Same-sex couples to receive equal federal tax recognition nationwide

Posted by Justin Snow
August 29, 2013 2:32 PM |

Jack Lew.jpg

Same-sex couples married in jurisdictions that recognize their right to wed will be considered married for federal tax purposes regardless of where they currently live following a ruling announced Thursday by the Treasury Department and Internal Revenue Service.

According to the Treasury Department, the ruling applies to all federal tax purposes that take marriage status into account, including income and gift and estate taxes, filing status, claiming personal and dependency exemptions, taking the standard deduction, employee benefits, contributing to an IRA and claiming the earned income tax credit or child tax credit.

"Today's ruling provides certainty and clear, coherent tax filing guidance for all legally married same-sex couples nationwide. It provides access to benefits, responsibilities and protections under federal tax law that all Americans deserve," said Treasury Secretary Jack Lew in a statement. "This ruling also assures legally married same-sex couples that they can move freely throughout the country knowing that their federal filing status will not change."

The ruling applies to any same-sex marriage legally entered into one of the 50 states, the District of Columbia, a U.S. territory, or a foreign country. It does not apply to registered domestic partnerships, civil unions or similar formal relationships recognized under state law. According to Evan Wolfson of Freedom to Marry, that fact in particular "highlights the need for an America where everyone can marry the person they love in any state, and have that marriage respected at all levels of government."

With the statute of limitations for filing a refund claim set at three years from the date the return was filed and two years from the date the tax was paid, the Treasury Department says same-sex couples can still file refund claims for tax years 2010, 2011 and 2012. Moreover, some taxpayers may be able to file refund claims earlier than that depending on special circumstances, such as whether an agreement was signed with the IRS to keep the statute of limitations open. 

A release from the Treasury Department states, "employees who purchased same-sex spouse health insurance coverage from their employers on an after-tax basis may treat the amounts paid for that coverage as pre-tax and excludable from income."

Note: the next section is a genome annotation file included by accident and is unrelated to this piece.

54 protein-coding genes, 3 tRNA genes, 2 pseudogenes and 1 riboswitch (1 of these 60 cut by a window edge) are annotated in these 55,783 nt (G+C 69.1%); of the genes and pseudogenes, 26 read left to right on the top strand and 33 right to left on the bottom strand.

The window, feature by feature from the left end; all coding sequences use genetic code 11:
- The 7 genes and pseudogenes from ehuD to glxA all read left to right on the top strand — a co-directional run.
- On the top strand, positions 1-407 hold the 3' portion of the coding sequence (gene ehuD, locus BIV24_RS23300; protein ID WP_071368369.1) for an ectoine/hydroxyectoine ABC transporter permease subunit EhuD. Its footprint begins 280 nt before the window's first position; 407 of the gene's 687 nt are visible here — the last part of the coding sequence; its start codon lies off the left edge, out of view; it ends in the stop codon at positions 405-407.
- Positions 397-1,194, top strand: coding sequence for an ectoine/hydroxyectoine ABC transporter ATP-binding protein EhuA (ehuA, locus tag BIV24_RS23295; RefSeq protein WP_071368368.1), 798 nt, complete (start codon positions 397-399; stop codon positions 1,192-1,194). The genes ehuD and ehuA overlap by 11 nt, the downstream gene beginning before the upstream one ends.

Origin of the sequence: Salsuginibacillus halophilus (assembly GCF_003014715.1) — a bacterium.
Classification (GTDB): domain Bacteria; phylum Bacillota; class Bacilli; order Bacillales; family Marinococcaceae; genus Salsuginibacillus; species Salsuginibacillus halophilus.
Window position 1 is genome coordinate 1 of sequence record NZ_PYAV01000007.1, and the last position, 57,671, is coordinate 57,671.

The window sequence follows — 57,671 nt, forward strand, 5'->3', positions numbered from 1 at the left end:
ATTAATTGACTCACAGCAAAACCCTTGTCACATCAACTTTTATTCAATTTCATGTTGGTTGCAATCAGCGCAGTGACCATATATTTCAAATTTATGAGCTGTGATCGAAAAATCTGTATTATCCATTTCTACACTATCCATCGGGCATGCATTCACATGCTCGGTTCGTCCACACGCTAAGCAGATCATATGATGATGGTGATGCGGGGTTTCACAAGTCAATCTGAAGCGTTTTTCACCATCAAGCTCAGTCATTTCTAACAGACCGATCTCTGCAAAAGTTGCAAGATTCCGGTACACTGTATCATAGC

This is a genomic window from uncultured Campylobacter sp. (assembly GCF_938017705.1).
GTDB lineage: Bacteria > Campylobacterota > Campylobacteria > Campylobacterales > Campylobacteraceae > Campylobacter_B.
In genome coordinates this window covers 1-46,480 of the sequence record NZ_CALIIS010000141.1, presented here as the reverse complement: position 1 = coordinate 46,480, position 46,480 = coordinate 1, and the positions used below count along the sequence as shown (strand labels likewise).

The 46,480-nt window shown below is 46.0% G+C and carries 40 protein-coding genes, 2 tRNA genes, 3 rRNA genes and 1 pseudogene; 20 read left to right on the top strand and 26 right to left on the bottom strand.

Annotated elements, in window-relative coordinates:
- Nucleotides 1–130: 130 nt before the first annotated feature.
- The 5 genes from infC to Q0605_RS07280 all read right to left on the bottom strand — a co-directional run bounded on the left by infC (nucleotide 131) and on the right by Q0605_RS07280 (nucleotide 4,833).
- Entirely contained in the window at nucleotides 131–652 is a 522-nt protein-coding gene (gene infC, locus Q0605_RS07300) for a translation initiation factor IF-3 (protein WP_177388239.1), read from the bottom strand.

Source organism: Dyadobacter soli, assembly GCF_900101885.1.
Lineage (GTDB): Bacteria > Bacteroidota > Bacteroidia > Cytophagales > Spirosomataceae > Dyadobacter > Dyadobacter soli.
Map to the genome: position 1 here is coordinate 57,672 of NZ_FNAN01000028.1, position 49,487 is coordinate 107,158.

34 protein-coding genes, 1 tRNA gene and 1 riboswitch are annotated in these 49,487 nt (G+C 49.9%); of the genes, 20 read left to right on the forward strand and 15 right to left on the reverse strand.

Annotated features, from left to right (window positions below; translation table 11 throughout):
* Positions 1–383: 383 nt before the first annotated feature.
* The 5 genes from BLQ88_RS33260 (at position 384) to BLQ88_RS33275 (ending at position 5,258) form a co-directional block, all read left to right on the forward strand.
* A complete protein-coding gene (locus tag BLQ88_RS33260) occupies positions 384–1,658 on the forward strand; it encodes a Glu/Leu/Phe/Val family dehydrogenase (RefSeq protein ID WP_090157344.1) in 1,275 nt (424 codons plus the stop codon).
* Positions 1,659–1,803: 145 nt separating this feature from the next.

The ruling comes just over two months after the Supreme Court struck down Section 3 of the Defense of Marriage Act defining marriage as between a man and a woman. Edie Windsor, the 83-year-old lesbian widow at the center of that case, sued the federal government to recoup about $363,000, the federal estate tax she was forced to pay on her “inheritance” following the death of her wife in 2009. Prior to today’s ruling, lawfully married same-sex couples were forced to declare themselves "unmarried" when filing their federal tax returns. 

"With today's ruling, committed and loving gay and lesbian married couples will now be treated equally under our nation's federal tax laws, regardless of what state they call home," Human Rights Campaign President Chad Griffin said in a statement. "These families finally have access to crucial tax benefits and protections previously denied to them under the discriminatory Defense of Marriage Act."  

The ruling is the latest, and perhaps broadest, implementation of the DOMA ruling by the federal government to date. Earlier today, the Department of Health and Human Services issued a memo clarifying that the beneficiaries of private Medicare plans have access to equal coverage when it comes to care in a nursing home where their legally-recognized same-sex spouse lives, no matter where they live.

"We urge all federal agencies to the greatest degree possible to join the Treasury Department and the IRS in recognizing the legal marriages of all same-sex couples," Griffin added. "No family should have to worry about losing important federal rights and benefits, simply because they live in a state that doesn’t recognize them as equal under the law."

[Photo: Jack Lew. Credit: U.S. Treasury Department photo.]


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